Pennsylvania college distances itself from ‘racist, anti-Semitic’ co-founder

Pennsylvania college distances itself from ‘racist, anti-Semitic’ co-founder
Liberal arts college Bryn Mawr is the latest university to purge its historic past by distancing itself from a former president and co-founder, because of her alleged “racist and anti-Semitic” views.

M. Carey Thomas, a suffragette known for advancing women’s rights and championing female education, co-founded and presided over Bryn Mawr College from 1884 to 1892.

However, Thomas was also allegedly a “racist who actively discriminated against Jewish and African American applicants to Bryn Mawr.”

On Thursday, current Bryn Mawr president Kim Cassidy said two buildings named for Thomas on college campus, Thomas Great Hall and Thomas Library, will receive new titles in an effort to disassociate the college from Carey.

While Thomas had a profound impact on opportunities for women in higher education, on the academic development and identity of Bryn Mawr, and on the physical plan of the campus, she also openly and vigorously advanced racism and anti-Semitism as part of her vision of the college,” Cassidy said in a letter, the Inquirer reported.

READ MORE: Baltimore removes 4 Confederate statues overnight amid fears of violence

Bryn Mawr is just the latest is a string of educational institutions that have reevaluated their historic associations following the deadly Charlottesville protest.

In fact, Cassidy said the college “will make a concerted effort to remove as many references to [Thomas’] name as is possible for this year.”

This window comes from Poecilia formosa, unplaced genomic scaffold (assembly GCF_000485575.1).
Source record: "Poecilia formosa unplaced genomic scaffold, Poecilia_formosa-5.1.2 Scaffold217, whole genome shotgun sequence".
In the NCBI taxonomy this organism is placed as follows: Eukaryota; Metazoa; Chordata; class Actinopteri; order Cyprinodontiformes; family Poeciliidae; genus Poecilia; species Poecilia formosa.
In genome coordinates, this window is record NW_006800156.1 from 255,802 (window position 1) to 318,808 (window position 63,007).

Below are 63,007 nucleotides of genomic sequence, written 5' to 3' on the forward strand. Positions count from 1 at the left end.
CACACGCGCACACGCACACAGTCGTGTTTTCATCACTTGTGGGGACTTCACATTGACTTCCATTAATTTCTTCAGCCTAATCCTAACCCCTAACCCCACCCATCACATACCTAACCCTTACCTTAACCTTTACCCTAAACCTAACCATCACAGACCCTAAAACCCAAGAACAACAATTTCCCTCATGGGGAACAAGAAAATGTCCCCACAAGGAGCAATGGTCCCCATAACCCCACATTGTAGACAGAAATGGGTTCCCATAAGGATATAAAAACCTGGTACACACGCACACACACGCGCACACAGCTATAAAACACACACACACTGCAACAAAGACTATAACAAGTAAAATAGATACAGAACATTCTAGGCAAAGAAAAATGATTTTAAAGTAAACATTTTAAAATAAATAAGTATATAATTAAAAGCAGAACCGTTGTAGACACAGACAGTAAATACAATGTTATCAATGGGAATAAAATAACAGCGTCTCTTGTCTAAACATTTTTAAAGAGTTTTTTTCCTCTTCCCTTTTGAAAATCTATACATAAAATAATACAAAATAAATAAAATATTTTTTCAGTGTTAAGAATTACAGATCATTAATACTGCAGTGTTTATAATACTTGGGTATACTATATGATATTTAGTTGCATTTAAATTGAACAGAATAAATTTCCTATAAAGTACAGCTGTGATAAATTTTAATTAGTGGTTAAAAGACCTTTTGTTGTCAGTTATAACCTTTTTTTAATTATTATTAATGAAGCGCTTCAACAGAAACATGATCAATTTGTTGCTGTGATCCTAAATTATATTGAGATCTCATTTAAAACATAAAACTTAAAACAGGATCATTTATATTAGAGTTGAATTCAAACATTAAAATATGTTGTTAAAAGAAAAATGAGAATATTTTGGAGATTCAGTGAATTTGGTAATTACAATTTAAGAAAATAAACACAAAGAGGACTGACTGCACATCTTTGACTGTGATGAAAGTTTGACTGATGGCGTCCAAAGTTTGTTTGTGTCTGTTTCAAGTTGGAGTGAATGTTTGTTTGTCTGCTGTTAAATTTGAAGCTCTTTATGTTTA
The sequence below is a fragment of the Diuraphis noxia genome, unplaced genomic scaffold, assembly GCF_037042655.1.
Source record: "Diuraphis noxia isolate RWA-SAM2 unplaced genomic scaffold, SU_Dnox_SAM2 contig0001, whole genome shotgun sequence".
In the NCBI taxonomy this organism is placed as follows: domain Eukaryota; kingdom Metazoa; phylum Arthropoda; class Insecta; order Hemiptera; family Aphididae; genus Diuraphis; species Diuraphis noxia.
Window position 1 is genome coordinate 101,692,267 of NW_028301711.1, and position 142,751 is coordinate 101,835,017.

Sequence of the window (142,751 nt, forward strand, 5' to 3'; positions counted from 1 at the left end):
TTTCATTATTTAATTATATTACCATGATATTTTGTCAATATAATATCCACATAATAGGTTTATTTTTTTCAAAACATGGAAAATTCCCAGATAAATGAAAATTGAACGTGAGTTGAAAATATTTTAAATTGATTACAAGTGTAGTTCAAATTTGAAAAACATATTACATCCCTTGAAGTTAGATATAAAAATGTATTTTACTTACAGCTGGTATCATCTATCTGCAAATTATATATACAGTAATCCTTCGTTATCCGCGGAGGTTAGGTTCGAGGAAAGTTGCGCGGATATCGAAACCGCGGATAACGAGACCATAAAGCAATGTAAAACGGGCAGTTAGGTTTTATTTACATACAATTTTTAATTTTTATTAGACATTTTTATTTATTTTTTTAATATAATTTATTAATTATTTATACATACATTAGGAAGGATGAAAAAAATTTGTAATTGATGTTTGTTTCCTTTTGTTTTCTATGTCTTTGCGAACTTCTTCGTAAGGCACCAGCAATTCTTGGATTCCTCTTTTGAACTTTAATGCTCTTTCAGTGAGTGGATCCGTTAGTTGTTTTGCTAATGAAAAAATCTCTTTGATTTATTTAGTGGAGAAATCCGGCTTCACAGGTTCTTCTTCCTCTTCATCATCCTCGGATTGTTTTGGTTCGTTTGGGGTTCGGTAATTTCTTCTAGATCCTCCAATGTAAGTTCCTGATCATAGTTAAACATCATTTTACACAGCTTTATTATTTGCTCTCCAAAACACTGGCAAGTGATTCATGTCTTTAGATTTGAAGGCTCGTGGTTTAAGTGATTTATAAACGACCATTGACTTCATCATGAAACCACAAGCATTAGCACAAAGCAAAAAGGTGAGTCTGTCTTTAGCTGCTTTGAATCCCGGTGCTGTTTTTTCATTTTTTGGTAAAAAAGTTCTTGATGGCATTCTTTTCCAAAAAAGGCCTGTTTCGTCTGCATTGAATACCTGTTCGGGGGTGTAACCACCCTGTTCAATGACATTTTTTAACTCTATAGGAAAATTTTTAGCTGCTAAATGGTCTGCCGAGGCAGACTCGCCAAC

Last week, the University of Texas removed several statues from its campus in Austin in the middle of the night, calling them “symbols of subjugation” revered by white supremacists.

Before that, Duke University in North Carolina removed Confederate General Robert E. Lee statue from the entrance of it chapel. The college president went on to say the removal was meant to express the “abiding values” of the school.

Monuments to Confederate generals and to those who fought for the South during the American Civil War have been disappearing across a number of US cities, since the fatal clash between counter-protesters and demonstrators at an alt-right rally in Charlottesville on August 12.

Hundreds of white supremacists, Neo-Nazis and members of the Ku Klux Klan had descended on Charlottesville to protest the removal of a statue of Confederate General Robert E. Lee.

James Fields Jr., 20, is facing 10 felony counts for ramming anti-protesters at the alt-right rally, killing 32-year-old Charlottesville resident Heather Heyer and injuring 19 others.